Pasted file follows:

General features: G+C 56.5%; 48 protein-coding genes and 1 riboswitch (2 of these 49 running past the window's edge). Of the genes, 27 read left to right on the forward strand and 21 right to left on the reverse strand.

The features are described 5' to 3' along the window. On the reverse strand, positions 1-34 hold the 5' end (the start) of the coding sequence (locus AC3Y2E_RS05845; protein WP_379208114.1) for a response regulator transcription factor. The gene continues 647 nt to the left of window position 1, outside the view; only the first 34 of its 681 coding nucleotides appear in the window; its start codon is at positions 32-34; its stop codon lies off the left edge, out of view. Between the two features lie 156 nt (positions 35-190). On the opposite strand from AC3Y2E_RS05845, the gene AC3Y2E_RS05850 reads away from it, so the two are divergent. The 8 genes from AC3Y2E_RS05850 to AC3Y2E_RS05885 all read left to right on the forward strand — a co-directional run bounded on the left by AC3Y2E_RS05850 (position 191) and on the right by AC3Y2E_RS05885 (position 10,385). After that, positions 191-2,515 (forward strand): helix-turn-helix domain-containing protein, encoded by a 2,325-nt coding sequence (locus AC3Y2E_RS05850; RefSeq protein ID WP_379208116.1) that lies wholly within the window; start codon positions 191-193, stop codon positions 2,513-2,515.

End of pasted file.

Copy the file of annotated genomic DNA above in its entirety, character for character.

General features: G+C 56.5%; 48 protein-coding genes and 1 riboswitch (2 of these 49 running past the window's edge). Of the genes, 27 read left to right on the forward strand and 21 right to left on the reverse strand.

The features are described 5' to 3' along the window. On the reverse strand, positions 1-34 hold the 5' end (the start) of the coding sequence (locus AC3Y2E_RS05845; protein WP_379208114.1) for a response regulator transcription factor. The gene continues 647 nt to the left of window position 1, outside the view; only the first 34 of its 681 coding nucleotides appear in the window; its start codon is at positions 32-34; its stop codon lies off the left edge, out of view. Between the two features lie 156 nt (positions 35-190). On the opposite strand from AC3Y2E_RS05845, the gene AC3Y2E_RS05850 reads away from it, so the two are divergent. The 8 genes from AC3Y2E_RS05850 to AC3Y2E_RS05885 all read left to right on the forward strand — a co-directional run bounded on the left by AC3Y2E_RS05850 (position 191) and on the right by AC3Y2E_RS05885 (position 10,385). After that, positions 191-2,515 (forward strand): helix-turn-helix domain-containing protein, encoded by a 2,325-nt coding sequence (locus AC3Y2E_RS05850; RefSeq protein ID WP_379208116.1) that lies wholly within the window; start codon positions 191-193, stop codon positions 2,513-2,515.